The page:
Myrica cerifera L.

  • Family: Myricaceae (wax-myrtle)
  • Common name: southern wax-myrtle
  • Synonyms: Cerothamnus ceriferus, C. pumilus, Myrica cerifera var. pumila, M. pusilla.

    Evergreen shrub or small tree to 12 m (40 ft) in height. Bark gray or gray-green. Twigs red-brown to gray with orange glands on young stems. Leaves alternate, simple; oblanceolate to elliptic, 3.8-13 cm (1.5 to 5 in) long, 6-18 mm (1/4-3/4 in) wide; lustrous above, with orange, resinous glands beneath; acute or rounded at apex; cuneate at base; margins entire or serrate; petiole short and stout. Inflorescence a catkin; flowers bisexual; stigmas 2; stamens 2-8, yellow; flowers appear from March to April. Fruit a drupe, about 3 mm (1/8 in) in diameter, globose; light green and covered with blue-green waxy granules; fruits mature in September to October.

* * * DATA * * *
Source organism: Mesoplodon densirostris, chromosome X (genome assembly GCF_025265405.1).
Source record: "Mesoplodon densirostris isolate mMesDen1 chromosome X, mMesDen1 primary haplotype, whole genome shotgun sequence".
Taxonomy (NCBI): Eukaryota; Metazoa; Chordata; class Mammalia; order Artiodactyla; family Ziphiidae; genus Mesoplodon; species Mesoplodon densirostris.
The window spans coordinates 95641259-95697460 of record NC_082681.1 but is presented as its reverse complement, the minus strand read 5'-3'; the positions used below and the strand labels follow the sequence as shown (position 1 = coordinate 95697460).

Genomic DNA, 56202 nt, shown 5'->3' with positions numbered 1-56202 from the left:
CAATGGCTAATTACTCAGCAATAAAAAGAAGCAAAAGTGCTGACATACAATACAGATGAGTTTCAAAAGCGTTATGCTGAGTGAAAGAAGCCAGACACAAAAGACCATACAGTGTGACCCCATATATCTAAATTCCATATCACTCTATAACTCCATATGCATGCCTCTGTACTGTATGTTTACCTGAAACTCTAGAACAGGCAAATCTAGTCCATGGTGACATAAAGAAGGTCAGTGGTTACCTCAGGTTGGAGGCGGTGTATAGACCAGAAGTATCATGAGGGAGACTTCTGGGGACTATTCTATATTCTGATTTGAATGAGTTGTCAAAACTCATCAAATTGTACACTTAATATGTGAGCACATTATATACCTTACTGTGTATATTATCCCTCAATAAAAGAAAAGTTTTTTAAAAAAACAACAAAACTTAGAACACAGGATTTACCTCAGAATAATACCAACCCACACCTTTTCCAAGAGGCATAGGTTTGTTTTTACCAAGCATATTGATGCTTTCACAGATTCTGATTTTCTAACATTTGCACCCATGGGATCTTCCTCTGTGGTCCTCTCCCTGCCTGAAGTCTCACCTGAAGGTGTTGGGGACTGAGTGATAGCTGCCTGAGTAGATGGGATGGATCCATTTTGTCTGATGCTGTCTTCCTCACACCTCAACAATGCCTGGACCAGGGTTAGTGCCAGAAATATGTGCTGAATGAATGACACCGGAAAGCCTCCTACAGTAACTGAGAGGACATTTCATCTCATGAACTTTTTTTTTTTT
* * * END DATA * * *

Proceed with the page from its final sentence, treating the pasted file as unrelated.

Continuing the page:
Distribution: Eastern Texas, east to Florida, north to New Jersey. In Oklahoma restricted to southeastern McCurtain County.
    Habitat: moist, sandy soils.
    Comments: Myrica is the classical name for tamarisk (an unrelated tree); cerifera refers to the waxy fruits.
    Horticulture: a popular ornamental that first entered cultivation in 1699. Wax-mrytle can be propagated by seeds, cuttings, and layering.
    Economic value: pioneers extracted wax for candles by boiling the fruits.
    Wildlife benefits: the fruits are eaten by about 40 species of birds.
    NWI status: FAC,FACW

    Distribution in Oklahoma:

    Last update: 9/14/99
    Go to Oklahoma Biological Survey Home Page